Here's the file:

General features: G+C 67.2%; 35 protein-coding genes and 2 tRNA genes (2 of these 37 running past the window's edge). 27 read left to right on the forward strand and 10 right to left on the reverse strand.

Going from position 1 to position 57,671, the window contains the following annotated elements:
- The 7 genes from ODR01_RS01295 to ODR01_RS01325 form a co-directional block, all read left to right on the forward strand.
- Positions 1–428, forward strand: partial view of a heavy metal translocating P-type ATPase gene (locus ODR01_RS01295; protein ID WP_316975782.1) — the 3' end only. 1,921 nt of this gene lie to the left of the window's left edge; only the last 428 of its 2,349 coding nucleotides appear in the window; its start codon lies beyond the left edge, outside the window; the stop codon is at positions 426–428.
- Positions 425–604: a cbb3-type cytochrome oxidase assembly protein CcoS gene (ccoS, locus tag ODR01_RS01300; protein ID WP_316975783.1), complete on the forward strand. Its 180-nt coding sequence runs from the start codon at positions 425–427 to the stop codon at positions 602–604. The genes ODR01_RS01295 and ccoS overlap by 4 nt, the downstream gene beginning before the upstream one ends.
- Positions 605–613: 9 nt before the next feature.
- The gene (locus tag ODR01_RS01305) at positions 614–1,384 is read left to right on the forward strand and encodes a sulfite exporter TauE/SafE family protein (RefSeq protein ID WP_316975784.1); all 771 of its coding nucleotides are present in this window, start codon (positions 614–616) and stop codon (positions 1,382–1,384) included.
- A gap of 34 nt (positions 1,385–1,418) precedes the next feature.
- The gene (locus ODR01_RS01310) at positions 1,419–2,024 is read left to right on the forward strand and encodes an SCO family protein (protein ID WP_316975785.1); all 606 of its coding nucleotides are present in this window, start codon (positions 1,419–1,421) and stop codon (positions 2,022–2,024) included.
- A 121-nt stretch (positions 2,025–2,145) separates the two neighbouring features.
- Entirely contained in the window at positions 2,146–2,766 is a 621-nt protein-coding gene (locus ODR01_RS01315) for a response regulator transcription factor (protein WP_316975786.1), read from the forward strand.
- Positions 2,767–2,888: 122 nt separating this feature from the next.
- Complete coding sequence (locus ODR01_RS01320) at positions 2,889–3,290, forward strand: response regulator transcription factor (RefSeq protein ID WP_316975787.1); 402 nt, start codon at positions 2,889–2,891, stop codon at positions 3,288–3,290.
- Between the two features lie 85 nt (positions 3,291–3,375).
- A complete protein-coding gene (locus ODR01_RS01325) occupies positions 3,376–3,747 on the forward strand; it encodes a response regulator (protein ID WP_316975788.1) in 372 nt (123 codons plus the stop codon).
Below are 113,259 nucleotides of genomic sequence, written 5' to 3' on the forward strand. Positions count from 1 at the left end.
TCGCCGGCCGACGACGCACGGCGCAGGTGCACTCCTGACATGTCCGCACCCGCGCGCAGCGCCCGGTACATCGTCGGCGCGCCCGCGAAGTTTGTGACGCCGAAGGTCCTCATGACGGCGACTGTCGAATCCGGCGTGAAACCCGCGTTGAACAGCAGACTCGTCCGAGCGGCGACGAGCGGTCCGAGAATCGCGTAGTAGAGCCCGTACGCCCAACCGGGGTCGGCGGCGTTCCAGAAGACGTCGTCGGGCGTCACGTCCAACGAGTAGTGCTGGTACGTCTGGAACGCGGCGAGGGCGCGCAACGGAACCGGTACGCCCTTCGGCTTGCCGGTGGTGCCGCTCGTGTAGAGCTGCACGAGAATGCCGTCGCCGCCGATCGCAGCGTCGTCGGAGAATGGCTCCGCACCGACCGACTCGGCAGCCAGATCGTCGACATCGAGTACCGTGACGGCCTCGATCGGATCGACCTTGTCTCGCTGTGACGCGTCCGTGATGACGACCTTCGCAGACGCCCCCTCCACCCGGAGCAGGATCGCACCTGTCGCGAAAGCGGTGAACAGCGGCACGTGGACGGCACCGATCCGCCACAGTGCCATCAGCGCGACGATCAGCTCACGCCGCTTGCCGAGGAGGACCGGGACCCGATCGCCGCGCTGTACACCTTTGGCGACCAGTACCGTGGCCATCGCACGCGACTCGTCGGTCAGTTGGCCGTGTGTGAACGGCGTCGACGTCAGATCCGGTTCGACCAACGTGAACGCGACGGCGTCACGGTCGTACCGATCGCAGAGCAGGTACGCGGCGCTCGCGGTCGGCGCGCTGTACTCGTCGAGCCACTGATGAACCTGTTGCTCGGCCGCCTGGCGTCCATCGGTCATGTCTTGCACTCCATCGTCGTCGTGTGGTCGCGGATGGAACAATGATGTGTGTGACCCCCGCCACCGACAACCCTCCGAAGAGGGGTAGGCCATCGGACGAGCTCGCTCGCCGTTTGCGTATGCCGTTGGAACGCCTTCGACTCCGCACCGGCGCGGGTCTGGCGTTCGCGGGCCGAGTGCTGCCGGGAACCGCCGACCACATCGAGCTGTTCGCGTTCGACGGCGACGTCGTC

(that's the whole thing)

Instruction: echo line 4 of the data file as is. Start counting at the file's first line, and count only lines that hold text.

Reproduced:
- Positions 1–428, forward strand: partial view of a heavy metal translocating P-type ATPase gene (locus ODR01_RS01295; protein ID WP_316975782.1) — the 3' end only. 1,921 nt of this gene lie to the left of the window's left edge; only the last 428 of its 2,349 coding nucleotides appear in the window; its start codon lies beyond the left edge, outside the window; the stop codon is at positions 426–428.